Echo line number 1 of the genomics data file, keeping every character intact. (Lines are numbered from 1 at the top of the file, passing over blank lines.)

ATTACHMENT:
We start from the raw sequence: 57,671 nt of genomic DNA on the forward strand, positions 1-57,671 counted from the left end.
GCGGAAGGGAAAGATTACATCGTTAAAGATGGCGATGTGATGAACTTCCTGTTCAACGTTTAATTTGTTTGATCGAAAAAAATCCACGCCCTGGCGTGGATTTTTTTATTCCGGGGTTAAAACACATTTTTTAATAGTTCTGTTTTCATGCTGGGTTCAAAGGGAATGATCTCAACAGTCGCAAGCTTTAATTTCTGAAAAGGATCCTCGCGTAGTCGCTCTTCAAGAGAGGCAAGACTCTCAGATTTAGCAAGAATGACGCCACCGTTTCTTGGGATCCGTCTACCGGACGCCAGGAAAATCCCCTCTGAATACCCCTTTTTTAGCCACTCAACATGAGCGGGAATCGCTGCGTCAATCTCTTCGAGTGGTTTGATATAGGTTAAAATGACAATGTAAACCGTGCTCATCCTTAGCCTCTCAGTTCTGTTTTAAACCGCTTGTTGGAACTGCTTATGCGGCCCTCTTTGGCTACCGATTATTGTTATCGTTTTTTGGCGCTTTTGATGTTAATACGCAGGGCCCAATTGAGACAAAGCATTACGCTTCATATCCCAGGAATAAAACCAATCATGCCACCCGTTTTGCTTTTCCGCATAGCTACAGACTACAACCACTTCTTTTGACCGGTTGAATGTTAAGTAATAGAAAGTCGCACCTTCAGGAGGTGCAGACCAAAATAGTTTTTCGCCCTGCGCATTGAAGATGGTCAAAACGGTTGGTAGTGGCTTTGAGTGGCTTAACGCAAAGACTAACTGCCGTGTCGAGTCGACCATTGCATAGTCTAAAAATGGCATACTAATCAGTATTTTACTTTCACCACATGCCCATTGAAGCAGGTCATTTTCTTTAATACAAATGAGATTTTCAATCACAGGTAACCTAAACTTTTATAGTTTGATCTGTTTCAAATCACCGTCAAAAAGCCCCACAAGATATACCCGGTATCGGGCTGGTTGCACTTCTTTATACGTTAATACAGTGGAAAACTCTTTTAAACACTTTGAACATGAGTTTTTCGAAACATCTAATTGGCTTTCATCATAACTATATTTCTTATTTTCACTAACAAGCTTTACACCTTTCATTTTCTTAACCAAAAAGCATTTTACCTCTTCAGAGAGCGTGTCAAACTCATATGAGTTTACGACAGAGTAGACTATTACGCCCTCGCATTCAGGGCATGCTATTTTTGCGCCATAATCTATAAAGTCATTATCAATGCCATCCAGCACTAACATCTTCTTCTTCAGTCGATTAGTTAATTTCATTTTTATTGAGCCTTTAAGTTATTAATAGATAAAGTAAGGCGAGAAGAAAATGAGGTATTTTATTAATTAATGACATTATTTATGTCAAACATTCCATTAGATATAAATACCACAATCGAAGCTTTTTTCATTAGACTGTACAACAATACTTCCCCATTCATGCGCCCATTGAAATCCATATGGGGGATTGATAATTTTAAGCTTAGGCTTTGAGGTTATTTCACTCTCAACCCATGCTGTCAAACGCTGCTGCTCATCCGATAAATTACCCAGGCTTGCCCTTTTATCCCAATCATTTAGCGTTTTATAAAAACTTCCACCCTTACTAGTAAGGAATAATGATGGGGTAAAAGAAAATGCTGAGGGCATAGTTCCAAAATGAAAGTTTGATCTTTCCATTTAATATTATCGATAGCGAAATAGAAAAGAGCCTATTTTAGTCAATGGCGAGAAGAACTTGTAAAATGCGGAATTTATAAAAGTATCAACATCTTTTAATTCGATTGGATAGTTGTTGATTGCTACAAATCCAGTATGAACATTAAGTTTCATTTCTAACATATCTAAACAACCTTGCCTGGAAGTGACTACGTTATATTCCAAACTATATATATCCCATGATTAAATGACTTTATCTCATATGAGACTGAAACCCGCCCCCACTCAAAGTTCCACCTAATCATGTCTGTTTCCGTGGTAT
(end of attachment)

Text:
We start from the raw sequence: 57,671 nt of genomic DNA on the forward strand, positions 1-57,671 counted from the left end.